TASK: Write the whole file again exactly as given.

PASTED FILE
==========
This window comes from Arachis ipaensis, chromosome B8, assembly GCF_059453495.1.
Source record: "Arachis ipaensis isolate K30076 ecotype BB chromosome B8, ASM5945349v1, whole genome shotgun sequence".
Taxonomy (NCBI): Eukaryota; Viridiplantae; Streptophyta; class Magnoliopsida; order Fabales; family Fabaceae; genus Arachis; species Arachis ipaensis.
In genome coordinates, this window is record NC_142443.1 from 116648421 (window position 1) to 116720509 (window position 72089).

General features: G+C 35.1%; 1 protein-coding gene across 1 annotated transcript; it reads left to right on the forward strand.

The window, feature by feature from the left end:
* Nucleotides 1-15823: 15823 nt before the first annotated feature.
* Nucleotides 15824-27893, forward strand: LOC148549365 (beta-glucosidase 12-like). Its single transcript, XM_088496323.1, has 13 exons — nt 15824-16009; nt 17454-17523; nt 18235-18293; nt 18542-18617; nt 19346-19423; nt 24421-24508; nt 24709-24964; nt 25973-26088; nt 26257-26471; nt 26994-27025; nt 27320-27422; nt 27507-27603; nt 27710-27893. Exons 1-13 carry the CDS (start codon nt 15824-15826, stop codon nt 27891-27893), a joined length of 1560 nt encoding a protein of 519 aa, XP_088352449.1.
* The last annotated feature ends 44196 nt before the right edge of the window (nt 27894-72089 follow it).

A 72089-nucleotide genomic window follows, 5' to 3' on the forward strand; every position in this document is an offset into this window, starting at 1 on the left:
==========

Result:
This window comes from Arachis ipaensis, chromosome B8, assembly GCF_059453495.1.
Source record: "Arachis ipaensis isolate K30076 ecotype BB chromosome B8, ASM5945349v1, whole genome shotgun sequence".
Taxonomy (NCBI): Eukaryota; Viridiplantae; Streptophyta; class Magnoliopsida; order Fabales; family Fabaceae; genus Arachis; species Arachis ipaensis.
In genome coordinates, this window is record NC_142443.1 from 116648421 (window position 1) to 116720509 (window position 72089).

General features: G+C 35.1%; 1 protein-coding gene across 1 annotated transcript; it reads left to right on the forward strand.

The window, feature by feature from the left end:
* Nucleotides 1-15823: 15823 nt before the first annotated feature.
* Nucleotides 15824-27893, forward strand: LOC148549365 (beta-glucosidase 12-like). Its single transcript, XM_088496323.1, has 13 exons — nt 15824-16009; nt 17454-17523; nt 18235-18293; nt 18542-18617; nt 19346-19423; nt 24421-24508; nt 24709-24964; nt 25973-26088; nt 26257-26471; nt 26994-27025; nt 27320-27422; nt 27507-27603; nt 27710-27893. Exons 1-13 carry the CDS (start codon nt 15824-15826, stop codon nt 27891-27893), a joined length of 1560 nt encoding a protein of 519 aa, XP_088352449.1.
* The last annotated feature ends 44196 nt before the right edge of the window (nt 27894-72089 follow it).

A 72089-nucleotide genomic window follows, 5' to 3' on the forward strand; every position in this document is an offset into this window, starting at 1 on the left: